Distressed and vacant properties frequently provide the best return on investment relative to other, more stabilized, properties. Instead of making your money through slowly increasing rents and net operating incomes, you earn profit by buying at a good price, rehabilitating it and selling it at a higher price. Leverage, like that provided by hard money loans (privatemoneyexchange.com/bwells) increases your returns and makes these potentially lucrative investments even more valuable.
For example, consider the purchase of a $150,000 house that needs $50,000 in work to bring it up to a market value of $275,000. It will cost you about $3,000 to hold onto the house for a year while you work on it and find a buyer, and about $20,000 in commissions and fees to sell it. In other words, you’d spend $203,000 to make $255,000, and end up with a healthy 25.6 percent return. This is a relatively conservative analysis — projecting a property with only a minor discount.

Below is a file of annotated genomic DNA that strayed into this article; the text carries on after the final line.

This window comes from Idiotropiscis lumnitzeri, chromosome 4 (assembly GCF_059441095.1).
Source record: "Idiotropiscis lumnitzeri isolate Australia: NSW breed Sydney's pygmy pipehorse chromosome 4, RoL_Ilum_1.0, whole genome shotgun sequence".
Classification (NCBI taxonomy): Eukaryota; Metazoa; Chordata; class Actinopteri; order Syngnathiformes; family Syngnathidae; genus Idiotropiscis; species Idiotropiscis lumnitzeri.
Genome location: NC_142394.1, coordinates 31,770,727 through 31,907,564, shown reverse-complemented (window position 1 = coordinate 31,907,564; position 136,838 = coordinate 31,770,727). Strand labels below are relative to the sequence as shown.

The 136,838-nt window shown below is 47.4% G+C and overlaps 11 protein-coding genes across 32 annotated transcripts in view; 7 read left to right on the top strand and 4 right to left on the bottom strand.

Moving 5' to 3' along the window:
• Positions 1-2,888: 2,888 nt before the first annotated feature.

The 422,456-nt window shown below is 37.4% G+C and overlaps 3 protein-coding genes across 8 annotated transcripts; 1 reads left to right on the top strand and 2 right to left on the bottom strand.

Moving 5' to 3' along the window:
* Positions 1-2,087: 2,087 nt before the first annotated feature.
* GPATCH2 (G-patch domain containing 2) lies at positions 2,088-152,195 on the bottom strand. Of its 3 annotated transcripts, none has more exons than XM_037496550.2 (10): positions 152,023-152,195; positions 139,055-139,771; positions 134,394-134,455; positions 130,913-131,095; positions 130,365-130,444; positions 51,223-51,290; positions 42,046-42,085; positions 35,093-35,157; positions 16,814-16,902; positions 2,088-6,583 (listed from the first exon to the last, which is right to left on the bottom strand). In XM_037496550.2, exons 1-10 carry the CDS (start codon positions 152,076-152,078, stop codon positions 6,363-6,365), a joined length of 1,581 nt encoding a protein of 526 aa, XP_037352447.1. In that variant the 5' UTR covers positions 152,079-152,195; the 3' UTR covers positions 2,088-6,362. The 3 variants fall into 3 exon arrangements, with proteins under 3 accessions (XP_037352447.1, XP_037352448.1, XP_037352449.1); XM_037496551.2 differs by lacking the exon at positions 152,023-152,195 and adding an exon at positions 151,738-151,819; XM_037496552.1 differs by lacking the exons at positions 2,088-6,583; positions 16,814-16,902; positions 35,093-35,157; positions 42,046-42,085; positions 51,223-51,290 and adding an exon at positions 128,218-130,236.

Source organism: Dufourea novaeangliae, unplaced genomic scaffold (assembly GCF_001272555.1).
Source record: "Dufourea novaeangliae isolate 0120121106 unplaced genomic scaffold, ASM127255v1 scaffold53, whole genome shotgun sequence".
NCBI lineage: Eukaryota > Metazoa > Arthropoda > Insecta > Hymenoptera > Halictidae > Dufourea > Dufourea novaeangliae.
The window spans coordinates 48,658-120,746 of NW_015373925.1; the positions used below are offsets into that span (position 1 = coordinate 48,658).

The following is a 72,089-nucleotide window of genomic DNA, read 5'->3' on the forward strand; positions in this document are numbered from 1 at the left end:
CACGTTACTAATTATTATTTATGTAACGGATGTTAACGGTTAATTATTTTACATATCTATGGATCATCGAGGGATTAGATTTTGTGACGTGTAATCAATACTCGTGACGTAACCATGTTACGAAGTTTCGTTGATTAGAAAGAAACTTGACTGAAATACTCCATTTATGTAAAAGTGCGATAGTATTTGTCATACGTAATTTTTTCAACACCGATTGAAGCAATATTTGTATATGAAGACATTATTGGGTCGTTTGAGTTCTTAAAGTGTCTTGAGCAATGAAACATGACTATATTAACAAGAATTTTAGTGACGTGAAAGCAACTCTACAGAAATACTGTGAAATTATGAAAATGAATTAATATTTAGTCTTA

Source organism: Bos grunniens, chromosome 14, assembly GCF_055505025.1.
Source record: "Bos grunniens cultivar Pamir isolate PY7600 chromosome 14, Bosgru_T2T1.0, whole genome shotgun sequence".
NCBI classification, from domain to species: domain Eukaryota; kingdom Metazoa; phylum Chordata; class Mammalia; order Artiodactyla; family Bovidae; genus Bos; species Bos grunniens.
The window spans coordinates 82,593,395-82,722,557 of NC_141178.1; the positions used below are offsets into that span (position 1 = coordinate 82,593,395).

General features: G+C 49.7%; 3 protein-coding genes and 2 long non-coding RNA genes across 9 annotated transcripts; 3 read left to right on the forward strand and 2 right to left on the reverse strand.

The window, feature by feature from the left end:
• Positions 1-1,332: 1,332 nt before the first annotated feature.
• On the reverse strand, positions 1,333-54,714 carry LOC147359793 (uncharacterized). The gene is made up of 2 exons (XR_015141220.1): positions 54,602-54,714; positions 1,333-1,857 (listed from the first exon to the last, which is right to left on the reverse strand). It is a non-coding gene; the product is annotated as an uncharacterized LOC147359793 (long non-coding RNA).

If you could borrow $110,000 of your $203,000 in costs, the economics would work out differently. On one hand, you’d have about $15,000 in additional costs for loan origination fees and interest, but, you’d end up with $155,000 at the sale, having only spent $108,000. The $108,000 includes the $15,000 in loan costs and the remaining $93,000 you put down. This is a 43.5 percent return — almost twice what you make on buying the same deal without using hard money. Furthermore, since you’re using less of your own money, you can buy two properties at the same time.
The reason that using a hard money loan gives you the best return on investment is that you get to put less money in the deal but get to keep all of the upside. The hard money lender (privatemoneyexchange.com/bwells) makes their money on the loan fees and interest, but doesn’t get to participate in the value that you create. Since they don’t do the work, they don’t make the money. This is the magic of leverage — it inflates the proportion of your investment that is subject to upside.